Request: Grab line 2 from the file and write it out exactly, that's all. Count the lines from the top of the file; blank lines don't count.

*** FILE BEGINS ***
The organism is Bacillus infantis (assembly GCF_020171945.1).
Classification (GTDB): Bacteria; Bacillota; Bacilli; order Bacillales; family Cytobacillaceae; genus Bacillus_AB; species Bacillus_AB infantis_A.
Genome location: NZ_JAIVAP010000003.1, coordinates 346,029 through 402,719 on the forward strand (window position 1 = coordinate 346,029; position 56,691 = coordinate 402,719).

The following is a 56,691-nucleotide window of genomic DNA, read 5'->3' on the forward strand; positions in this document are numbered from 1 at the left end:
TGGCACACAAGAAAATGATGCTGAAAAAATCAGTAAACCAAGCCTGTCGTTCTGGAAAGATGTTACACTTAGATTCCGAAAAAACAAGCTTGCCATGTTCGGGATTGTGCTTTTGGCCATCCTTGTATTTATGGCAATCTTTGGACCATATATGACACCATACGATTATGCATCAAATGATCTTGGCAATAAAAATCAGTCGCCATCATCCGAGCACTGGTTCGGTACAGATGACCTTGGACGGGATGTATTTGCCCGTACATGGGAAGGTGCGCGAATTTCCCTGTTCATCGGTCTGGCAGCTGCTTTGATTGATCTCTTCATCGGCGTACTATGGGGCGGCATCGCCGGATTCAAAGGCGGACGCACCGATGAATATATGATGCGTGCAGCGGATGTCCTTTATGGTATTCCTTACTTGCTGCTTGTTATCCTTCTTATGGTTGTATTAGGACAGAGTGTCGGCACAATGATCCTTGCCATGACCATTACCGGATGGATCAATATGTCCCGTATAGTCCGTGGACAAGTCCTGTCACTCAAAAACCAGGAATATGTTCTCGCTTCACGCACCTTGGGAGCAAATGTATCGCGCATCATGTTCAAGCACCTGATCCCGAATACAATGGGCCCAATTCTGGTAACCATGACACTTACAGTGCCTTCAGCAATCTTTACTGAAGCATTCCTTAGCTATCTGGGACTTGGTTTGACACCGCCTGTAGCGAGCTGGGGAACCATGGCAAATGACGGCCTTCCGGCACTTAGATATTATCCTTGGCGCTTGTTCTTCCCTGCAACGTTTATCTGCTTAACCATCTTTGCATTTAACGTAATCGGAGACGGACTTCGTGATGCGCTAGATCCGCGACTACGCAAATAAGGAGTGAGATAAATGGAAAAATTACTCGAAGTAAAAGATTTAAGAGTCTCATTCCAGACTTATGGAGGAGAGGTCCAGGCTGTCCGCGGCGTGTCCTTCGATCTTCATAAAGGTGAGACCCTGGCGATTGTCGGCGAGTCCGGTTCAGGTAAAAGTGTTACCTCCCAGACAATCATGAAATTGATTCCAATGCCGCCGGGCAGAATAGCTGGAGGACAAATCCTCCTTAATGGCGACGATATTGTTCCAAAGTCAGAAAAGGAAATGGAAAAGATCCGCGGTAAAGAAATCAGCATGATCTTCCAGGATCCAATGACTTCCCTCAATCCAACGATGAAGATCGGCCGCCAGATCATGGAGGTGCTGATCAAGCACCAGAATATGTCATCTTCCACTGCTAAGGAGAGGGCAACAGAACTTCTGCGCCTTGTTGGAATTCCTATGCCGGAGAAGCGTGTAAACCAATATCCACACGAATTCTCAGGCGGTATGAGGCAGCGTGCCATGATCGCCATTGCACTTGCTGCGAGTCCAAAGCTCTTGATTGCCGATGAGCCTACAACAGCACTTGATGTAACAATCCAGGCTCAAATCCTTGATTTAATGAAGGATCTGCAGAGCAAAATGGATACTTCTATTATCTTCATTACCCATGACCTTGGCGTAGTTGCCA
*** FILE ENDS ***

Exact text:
Classification (GTDB): Bacteria; Bacillota; Bacilli; order Bacillales; family Cytobacillaceae; genus Bacillus_AB; species Bacillus_AB infantis_A.